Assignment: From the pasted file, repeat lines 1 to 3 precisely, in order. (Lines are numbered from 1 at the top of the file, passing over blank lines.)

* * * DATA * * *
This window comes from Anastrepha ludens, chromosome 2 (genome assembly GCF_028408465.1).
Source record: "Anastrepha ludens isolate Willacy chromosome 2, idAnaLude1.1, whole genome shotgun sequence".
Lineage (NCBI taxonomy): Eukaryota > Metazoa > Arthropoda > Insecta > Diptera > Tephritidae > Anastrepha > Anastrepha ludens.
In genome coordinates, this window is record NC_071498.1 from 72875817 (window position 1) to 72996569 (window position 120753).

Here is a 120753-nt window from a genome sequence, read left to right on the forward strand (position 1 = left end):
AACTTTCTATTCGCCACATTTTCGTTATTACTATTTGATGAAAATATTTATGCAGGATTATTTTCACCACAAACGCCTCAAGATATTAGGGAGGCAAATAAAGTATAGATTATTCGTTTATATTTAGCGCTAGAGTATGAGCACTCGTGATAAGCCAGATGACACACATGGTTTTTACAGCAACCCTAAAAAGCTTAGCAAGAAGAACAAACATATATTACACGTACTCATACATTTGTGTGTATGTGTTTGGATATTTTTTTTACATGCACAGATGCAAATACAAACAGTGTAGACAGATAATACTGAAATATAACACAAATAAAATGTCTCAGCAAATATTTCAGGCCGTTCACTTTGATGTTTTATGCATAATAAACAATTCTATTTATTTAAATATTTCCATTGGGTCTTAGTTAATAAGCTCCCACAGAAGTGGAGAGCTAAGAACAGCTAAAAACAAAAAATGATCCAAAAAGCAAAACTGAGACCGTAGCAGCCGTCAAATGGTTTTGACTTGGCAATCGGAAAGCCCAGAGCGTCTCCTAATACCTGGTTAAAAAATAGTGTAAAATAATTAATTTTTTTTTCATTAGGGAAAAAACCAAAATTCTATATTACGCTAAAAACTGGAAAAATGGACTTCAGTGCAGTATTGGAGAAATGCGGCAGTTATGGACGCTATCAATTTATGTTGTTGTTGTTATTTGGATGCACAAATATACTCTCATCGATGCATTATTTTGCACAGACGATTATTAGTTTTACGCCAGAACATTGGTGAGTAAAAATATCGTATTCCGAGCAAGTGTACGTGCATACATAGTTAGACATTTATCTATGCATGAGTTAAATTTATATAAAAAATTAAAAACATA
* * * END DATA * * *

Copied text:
This window comes from Anastrepha ludens, chromosome 2 (genome assembly GCF_028408465.1).
Source record: "Anastrepha ludens isolate Willacy chromosome 2, idAnaLude1.1, whole genome shotgun sequence".
Lineage (NCBI taxonomy): Eukaryota > Metazoa > Arthropoda > Insecta > Diptera > Tephritidae > Anastrepha > Anastrepha ludens.